Mutations in the GLIALCAM gene (HEPACAM) have been recently identified in a spectrum of neurological conditions associated with macrocephaly. Biallelic, autosomal recessively inherited mutations in GLIALCAM were described in a proportion of the patients with the classic phenotype of Megalencephalic leukoencephalopathy with subcortical cysts (MLC2A, MIM 613925) associated with ataxia, spasticity, and intellectual disability  and no identifiable variants in the more commonly involved MLC1 gene (MIM 605908). Interestingly, heterozygous, often de novo, mutations in GLIALCAM cause MLC2B (MIM 613926), a dominantly inherited condition characterized by onset of macrocephaly within the first year of life and mildly delayed motor development associated with white matter abnormalities on brain MRI [23–25]. In MLC2B the phenotype improves after the first year of life and head circumference in a few children normalizes. Most patients had delayed early motor and language development, which subsequently normalized in most, although some patients had mild residual hypotonia or clumsiness later in childhood. Intelligence was more variable, with intellectual disability in about half of the children, also associated with autism in a proportion of the cases. Seizures were a comorbid feature, though usually controlled well with medication. Brain MRI features were initially similar to those seen in MLC2A. On follow-up, however, all patients showed a significant improvement in the MRI changes, with loss of white matter swelling, disappearance of cysts in some cases, and lack of involvement of other brain regions.
The association of megalencephaly with seizures and autism spectrum disorders in a subset of MLC2B patients raised our interests on the role played by GLIALCAM in the ASD-macrocephaly-epilepsy endophenotype and prompted search for allelic variants in a subset of ASD patients, either with or without macrocephaly or seizures.
AEP with macrocephaly
AEP without macrocephaly
ASD “simplex” with macrocephaly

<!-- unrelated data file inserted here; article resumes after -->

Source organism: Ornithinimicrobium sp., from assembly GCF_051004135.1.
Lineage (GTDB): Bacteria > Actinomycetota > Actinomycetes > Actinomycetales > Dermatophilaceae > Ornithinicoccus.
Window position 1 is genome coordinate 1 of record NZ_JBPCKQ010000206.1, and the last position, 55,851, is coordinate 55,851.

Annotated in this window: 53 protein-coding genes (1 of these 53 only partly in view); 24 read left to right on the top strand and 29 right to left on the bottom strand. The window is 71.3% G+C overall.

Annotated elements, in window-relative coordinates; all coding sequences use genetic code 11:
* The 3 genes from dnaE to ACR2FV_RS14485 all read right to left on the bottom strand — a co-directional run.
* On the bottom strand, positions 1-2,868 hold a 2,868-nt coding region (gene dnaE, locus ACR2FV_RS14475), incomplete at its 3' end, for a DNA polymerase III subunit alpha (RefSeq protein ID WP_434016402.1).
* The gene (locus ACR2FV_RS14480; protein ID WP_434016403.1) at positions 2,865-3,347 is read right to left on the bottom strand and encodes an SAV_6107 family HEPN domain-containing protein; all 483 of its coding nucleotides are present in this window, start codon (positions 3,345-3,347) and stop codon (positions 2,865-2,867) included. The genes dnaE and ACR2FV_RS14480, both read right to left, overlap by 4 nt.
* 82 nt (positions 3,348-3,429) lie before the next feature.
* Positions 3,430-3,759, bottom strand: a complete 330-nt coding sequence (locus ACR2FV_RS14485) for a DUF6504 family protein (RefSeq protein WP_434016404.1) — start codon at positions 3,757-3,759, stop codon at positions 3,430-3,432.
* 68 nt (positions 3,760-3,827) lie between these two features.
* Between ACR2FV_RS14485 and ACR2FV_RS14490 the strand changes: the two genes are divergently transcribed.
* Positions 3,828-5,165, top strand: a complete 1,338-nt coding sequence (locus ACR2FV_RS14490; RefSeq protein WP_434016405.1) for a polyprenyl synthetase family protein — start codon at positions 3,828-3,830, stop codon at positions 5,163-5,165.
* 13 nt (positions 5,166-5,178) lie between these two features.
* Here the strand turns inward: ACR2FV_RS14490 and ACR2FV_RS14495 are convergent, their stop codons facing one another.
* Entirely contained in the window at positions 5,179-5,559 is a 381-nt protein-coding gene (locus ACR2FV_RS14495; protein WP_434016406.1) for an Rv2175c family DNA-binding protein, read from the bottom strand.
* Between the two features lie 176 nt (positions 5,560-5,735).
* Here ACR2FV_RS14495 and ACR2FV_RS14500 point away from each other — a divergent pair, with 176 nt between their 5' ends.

ASD “simplex” without macrocephaly
– mean; SD
– EEG abnormalities without seizures
Age at seizure onset
Type of seizures
Type of EEG abnormalities
Total genomic DNA from peripheral blood was obtained from patients using standard purification protocols. The coding exons and exon-intron boundaries of GLIALCAM (accession number NM_152722.4) were PCR amplified using oligonucleotide primers and conditions outlined elsewhere . The PCR products were purified with ExoSap (USB, Cleveland, OH) and bidirectionally sequenced using the BigDye v3.1 chemistry (Applied Biosystems Foster City, CA). Chromatograms were analyzed using SeqScape Software (Life Technologies). Synonymous, missense and splice site variations were systematically evaluated for modifications of exonic splicing enhancers (Polyphen analysis, http://genetics.bwh.harvard.edu/pph/; SIFT analysis (http://sift.jcvi.org/); Mutation Taster analysis, http://www.mutationtaster.org/; ESEfinder, http://rulai.cshl.edu/cgi-bin/tools/ESE3/esefinder.cgi) or consensus splicing sequences in order to determine the splice site score (http://rulai.cshl.edu/new_alt_exon_db2/HTML/score.html and http://www.fruitfly.org/seq_tools/splice.html). We also analyzed the exons and the flanking intronic regions corresponding to the PTEN gene (NM_000314.4) in the 31 individuals with macrocephaly. PCR reactions were performed using 50 ng of genomic DNA as template and FastStart Taq DNA Polymerase (Roche, Mannheim, Germany). PCR products were purified and bidirectionally sequenced as stated above. Primers used for PTEN mutation screening are available upon request.
This study was approved by the Research Ethics Committee of the IRCCS Fondazione Stella Maris, Pisa (Italy) in compliance with the Helsinki Declaration and local legislation.
We tested for GLIALCAM variants 81 individuals with ASD (50 AEP and 31 ASD “simplex”), 31 of them with concurrent macrocephaly (see Table 1 for more clinical details). Among macrocephalic individuals, 6/31 (19%) were labeled as “extreme”. Whilst we did not identify any nucleotide variant with presumable pathogenic effects, we detected several single nucleotide variants (SNV) already reported in polymorphic databases. In particular, we found two non-synonymous variations, already listed in dbSNP (http://www.ncbi.nlm.nih.gov/SNP/), namely, p.M218V (rs10790715) and p.N324S (rs116102273). In our group of patients, the V218 allele occurred in 75% of the cases, whereas S324 was present in 3.10% of the alleles, without significant correlation with phenotypic characteristics (such as presence of macrocephaly and/or seizures/EEG abnormalities), and in line with figures reported in the Exome Variant Server polymorphic database (http://evs.gs.washington.edu/EVS/). Both changes had a likely benign effect upon in silico prediction analyses. In fact p.M218V result to be benign because the SIFT score was 1, Polyphen showed a score of 0.00. Similar results were seen for p.N324S with Polyphen and SIFT scores of 0.00 and 0.38, respectively. Additional analyses in MutationTaster indicated that both variants behave as benign polymorphisms.